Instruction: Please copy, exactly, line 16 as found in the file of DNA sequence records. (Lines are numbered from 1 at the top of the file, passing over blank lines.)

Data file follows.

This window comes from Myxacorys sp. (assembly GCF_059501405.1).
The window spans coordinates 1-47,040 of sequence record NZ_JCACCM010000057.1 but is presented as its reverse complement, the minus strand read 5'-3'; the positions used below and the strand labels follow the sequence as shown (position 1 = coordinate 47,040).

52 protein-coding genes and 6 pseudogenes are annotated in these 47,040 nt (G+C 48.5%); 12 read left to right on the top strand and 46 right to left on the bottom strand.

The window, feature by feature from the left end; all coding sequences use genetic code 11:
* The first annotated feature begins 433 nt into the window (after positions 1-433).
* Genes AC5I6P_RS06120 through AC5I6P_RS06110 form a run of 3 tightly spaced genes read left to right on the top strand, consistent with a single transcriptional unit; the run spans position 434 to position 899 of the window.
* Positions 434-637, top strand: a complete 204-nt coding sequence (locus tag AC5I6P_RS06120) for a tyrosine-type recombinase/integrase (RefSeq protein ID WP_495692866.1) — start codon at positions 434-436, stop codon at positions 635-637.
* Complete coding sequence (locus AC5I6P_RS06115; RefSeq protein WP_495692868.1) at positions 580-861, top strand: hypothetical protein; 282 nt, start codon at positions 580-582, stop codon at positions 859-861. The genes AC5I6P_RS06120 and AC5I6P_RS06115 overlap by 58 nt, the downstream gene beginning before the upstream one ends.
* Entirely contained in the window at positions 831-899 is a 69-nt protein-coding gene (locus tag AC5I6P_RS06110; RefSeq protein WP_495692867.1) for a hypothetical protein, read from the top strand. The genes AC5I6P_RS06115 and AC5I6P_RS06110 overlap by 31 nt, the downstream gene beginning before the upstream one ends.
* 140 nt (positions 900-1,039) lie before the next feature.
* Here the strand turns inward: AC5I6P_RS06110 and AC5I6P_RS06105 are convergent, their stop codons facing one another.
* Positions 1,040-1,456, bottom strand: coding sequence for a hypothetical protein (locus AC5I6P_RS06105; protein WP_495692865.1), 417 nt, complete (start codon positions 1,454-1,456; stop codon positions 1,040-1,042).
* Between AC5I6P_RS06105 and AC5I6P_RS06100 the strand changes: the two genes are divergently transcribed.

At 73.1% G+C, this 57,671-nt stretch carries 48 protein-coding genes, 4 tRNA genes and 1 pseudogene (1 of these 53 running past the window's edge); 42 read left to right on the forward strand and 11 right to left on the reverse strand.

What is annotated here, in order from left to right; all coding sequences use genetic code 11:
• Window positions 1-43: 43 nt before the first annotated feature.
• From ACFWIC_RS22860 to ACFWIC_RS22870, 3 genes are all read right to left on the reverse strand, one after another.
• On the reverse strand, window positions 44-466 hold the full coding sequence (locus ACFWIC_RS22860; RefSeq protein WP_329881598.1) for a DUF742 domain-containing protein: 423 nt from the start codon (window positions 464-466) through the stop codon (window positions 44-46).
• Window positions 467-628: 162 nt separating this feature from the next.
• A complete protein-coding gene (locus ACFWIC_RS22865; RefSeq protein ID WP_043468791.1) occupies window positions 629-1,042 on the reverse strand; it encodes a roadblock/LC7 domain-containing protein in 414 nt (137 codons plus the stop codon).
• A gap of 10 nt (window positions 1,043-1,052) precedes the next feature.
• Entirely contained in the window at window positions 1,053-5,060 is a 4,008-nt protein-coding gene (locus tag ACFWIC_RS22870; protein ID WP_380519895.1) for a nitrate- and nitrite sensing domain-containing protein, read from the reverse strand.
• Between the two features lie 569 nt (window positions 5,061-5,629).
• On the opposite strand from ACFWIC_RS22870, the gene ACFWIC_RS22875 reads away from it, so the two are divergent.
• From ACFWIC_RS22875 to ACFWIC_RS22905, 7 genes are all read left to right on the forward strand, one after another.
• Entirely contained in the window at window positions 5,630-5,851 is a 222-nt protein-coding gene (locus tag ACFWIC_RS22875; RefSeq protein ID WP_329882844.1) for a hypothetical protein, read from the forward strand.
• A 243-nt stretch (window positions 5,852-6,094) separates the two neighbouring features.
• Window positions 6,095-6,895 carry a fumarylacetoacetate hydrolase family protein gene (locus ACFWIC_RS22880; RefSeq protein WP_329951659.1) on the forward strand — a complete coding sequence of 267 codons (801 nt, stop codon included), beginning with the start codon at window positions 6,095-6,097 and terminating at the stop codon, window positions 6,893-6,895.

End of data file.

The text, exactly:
• Window positions 1-43: 43 nt before the first annotated feature.